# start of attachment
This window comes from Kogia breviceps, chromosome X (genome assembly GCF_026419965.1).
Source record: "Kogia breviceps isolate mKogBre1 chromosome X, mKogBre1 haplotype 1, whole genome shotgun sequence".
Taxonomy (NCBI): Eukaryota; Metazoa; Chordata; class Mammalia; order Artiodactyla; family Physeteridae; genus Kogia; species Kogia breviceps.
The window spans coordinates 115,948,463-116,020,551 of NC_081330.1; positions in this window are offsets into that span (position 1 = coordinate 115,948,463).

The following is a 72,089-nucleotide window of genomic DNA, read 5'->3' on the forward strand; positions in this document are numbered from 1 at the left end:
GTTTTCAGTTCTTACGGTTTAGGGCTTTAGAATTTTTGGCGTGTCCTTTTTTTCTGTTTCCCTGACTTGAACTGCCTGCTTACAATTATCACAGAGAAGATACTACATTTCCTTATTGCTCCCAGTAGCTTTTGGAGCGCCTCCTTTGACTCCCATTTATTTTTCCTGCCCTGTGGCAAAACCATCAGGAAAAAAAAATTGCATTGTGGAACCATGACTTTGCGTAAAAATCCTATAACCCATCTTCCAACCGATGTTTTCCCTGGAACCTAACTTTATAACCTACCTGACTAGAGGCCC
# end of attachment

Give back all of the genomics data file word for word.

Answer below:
This window comes from Kogia breviceps, chromosome X (genome assembly GCF_026419965.1).
Source record: "Kogia breviceps isolate mKogBre1 chromosome X, mKogBre1 haplotype 1, whole genome shotgun sequence".
Taxonomy (NCBI): Eukaryota; Metazoa; Chordata; class Mammalia; order Artiodactyla; family Physeteridae; genus Kogia; species Kogia breviceps.
The window spans coordinates 115,948,463-116,020,551 of NC_081330.1; positions in this window are offsets into that span (position 1 = coordinate 115,948,463).

The following is a 72,089-nucleotide window of genomic DNA, read 5'->3' on the forward strand; positions in this document are numbered from 1 at the left end:
GTTTTCAGTTCTTACGGTTTAGGGCTTTAGAATTTTTGGCGTGTCCTTTTTTTCTGTTTCCCTGACTTGAACTGCCTGCTTACAATTATCACAGAGAAGATACTACATTTCCTTATTGCTCCCAGTAGCTTTTGGAGCGCCTCCTTTGACTCCCATTTATTTTTCCTGCCCTGTGGCAAAACCATCAGGAAAAAAAAATTGCATTGTGGAACCATGACTTTGCGTAAAAATCCTATAACCCATCTTCCAACCGATGTTTTCCCTGGAACCTAACTTTATAACCTACCTGACTAGAGGCCC